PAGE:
“It is better to strive in one’s own dharma than to succeed in the dharma of another. Nothing is ever lost in following one’s own dharma. But competition in another’s dharma breeds fear and insecurity.”
~ Lord Krishna in The Bhagavad Gita
The content of the Bhagavad Gita consists of a conversation between Krishna, the manifestation of the Lord, and the warrior prince Arjuna before the start of the Kurukshetra war. Krishna is advising Arjuna as he hesitates and is full of doubt about going to war against his cousins. Krishna reveals to Arjuna that his dharma is being a Warrior. The Gita points the way to following the yogic path of living in harmony with universal laws as we strive to live our highest truths.
Dharma comes from the Sanskrit dhri, which means “to support, hold up or bear.”
The word means many things, but according to Eknath Easwaran, dharma “implies support from within: the essence of a thing, its virtue, that which makes it what it is.”
In essence, we all have our own “dharma” or purpose and reason for being alive. As Krishna states in the Gita, following someone else’s dharma brings insecurity. If you live your life trying to impress others and not fulfilling what you’re here to do, you will suffer.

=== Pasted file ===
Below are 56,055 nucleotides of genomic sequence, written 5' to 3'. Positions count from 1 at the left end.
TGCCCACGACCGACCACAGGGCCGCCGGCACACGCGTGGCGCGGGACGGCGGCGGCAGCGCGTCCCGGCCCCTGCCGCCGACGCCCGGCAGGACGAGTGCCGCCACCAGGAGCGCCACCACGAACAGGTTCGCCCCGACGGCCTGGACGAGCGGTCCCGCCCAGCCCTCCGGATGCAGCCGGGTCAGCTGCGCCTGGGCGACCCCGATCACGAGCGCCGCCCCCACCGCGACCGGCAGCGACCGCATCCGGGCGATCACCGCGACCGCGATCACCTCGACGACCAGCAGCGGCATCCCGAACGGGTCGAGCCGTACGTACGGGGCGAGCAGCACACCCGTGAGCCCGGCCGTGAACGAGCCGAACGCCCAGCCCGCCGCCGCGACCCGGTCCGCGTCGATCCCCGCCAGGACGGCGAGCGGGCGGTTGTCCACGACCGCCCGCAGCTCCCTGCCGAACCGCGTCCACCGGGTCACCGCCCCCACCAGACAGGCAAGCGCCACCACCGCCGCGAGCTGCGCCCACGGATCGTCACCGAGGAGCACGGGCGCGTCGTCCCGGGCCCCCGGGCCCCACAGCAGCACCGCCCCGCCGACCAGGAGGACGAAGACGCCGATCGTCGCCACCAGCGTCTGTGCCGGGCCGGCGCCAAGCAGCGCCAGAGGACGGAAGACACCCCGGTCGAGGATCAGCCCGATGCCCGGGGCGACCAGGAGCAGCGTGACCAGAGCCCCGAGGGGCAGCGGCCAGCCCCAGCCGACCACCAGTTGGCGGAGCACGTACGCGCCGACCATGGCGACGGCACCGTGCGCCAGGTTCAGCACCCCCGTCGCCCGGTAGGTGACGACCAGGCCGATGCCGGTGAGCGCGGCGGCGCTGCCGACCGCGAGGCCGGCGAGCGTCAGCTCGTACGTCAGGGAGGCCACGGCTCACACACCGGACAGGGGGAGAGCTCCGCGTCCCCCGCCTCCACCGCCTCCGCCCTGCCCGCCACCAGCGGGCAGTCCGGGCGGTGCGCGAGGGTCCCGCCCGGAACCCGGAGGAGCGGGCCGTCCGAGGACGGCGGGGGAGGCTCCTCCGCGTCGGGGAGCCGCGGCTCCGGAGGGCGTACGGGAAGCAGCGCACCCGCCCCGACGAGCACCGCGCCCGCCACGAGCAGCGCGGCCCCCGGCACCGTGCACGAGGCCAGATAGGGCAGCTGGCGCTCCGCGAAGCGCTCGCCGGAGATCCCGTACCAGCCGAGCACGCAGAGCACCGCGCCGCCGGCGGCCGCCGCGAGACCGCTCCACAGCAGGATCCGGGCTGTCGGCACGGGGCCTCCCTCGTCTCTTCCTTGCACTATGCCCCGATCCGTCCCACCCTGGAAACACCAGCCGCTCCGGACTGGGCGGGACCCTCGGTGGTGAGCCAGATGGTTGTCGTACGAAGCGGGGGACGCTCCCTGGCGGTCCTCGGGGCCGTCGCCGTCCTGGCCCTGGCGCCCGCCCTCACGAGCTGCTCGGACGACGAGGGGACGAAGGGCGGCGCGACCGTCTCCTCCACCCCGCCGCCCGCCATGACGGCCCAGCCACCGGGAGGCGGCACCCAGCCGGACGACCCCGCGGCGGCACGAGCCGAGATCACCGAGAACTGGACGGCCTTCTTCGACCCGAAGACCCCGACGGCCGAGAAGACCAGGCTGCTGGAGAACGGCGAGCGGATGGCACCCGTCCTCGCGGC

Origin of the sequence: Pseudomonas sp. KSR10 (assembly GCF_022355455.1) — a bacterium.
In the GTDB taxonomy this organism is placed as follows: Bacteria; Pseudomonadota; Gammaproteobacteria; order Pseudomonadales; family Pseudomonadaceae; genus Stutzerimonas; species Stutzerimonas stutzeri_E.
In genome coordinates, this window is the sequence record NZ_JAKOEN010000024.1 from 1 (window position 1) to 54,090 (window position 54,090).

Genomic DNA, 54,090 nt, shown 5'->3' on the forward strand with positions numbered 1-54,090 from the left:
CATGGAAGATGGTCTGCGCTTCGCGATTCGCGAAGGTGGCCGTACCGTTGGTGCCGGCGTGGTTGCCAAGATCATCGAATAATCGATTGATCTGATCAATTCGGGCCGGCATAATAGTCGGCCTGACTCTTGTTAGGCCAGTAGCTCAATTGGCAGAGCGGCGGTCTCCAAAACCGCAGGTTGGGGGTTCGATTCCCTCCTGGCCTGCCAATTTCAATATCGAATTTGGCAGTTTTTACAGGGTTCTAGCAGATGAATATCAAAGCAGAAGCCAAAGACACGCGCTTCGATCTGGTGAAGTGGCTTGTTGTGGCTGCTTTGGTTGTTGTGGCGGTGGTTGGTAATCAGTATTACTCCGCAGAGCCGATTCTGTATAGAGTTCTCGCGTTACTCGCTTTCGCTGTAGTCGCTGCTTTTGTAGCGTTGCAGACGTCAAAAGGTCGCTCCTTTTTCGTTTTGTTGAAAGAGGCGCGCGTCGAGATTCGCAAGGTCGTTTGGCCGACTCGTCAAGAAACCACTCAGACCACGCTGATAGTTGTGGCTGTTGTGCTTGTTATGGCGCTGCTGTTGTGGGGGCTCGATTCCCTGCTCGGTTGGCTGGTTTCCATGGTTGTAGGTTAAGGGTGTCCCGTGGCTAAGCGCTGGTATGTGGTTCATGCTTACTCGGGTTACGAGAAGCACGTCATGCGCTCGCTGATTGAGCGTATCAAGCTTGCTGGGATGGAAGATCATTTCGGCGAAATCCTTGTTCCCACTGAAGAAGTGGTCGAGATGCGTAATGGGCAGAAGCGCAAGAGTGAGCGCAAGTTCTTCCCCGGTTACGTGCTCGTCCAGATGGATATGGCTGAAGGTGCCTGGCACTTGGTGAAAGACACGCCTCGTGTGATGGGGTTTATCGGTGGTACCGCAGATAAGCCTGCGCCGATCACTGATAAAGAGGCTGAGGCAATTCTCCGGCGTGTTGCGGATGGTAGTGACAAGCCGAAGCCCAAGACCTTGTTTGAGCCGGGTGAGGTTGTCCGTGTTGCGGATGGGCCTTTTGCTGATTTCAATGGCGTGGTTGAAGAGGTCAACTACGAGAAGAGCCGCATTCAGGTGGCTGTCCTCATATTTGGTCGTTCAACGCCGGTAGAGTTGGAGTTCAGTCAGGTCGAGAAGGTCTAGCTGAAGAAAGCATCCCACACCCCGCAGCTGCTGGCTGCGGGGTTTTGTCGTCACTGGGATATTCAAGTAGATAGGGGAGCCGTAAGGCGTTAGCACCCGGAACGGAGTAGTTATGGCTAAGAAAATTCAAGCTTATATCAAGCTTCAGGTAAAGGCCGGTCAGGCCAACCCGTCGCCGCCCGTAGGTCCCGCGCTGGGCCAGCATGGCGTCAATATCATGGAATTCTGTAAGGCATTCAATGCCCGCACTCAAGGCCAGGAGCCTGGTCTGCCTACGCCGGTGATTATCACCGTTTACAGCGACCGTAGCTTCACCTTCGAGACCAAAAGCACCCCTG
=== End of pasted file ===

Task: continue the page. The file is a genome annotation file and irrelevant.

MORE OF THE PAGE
In yoga teacher training, we were asked to contemplate what our personal dharma was. For me, it took some time for the wisdom to be come to the light of day. I journalled and asked myself what was it that I have always lived by. What was beyond the roles I played in life and the jobs I had had. What gave my life meaning and purpose….
I discovered that my dharma was to “learn, grow and share”. This is what I have always done, and will always do. Yep – if I was on the TV series Survivor I would be doing it. It fills me with joy and gives my life meaning. It is my authentic path.
Have you considered what your dharma is in this life? Take time to let this question settle in to the deepest part of your being.
Then consider – Are you living your dharma? Or struggling to fulfill someone else’s ideas about who you should be and what you should do?